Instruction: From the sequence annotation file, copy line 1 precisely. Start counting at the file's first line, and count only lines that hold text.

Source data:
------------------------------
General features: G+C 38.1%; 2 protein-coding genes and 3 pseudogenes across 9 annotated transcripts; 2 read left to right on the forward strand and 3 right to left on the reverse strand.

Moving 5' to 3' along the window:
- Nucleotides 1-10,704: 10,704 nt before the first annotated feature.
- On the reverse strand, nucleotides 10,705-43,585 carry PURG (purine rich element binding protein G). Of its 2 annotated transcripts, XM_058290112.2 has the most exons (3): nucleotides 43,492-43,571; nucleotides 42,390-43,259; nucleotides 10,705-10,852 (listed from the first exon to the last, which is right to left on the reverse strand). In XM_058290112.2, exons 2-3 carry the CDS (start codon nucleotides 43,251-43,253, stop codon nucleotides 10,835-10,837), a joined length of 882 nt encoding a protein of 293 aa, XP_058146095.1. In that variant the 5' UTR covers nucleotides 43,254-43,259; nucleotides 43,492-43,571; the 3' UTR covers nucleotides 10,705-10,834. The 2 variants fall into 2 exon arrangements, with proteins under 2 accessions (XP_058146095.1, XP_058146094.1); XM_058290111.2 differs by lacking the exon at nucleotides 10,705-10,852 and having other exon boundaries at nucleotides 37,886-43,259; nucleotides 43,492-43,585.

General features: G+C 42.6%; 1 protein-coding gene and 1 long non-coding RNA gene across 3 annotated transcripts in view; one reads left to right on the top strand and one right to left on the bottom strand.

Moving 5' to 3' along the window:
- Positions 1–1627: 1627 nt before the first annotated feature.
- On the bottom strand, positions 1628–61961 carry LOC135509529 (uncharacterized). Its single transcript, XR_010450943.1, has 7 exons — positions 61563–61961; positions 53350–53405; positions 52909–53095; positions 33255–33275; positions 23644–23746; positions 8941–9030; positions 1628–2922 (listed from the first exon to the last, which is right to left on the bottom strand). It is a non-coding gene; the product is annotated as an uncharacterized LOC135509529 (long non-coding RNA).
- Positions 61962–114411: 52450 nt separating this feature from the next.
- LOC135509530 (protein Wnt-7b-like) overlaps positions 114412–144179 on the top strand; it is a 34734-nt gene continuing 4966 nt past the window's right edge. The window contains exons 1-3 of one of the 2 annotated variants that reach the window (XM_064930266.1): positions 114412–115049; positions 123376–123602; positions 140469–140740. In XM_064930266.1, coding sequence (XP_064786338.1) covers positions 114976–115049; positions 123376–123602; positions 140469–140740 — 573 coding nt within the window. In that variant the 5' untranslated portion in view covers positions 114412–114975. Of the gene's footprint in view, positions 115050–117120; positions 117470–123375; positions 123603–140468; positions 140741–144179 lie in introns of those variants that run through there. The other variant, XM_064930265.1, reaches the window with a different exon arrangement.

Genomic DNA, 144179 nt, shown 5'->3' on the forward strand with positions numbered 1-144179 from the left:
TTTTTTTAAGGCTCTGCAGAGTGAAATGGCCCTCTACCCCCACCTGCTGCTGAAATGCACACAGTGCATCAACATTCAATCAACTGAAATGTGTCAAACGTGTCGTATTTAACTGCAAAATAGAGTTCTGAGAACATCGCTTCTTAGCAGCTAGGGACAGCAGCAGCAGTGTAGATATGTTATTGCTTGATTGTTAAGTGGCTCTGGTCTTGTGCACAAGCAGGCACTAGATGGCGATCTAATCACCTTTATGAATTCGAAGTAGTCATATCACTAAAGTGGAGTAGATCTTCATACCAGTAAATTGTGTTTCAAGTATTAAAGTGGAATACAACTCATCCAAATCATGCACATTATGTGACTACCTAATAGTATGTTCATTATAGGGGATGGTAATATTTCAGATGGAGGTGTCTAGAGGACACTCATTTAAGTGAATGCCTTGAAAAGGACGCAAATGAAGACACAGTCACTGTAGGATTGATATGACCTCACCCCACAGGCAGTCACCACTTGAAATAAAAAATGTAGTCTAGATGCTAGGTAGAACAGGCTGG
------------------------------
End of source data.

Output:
General features: G+C 38.1%; 2 protein-coding genes and 3 pseudogenes across 9 annotated transcripts; 2 read left to right on the forward strand and 3 right to left on the reverse strand.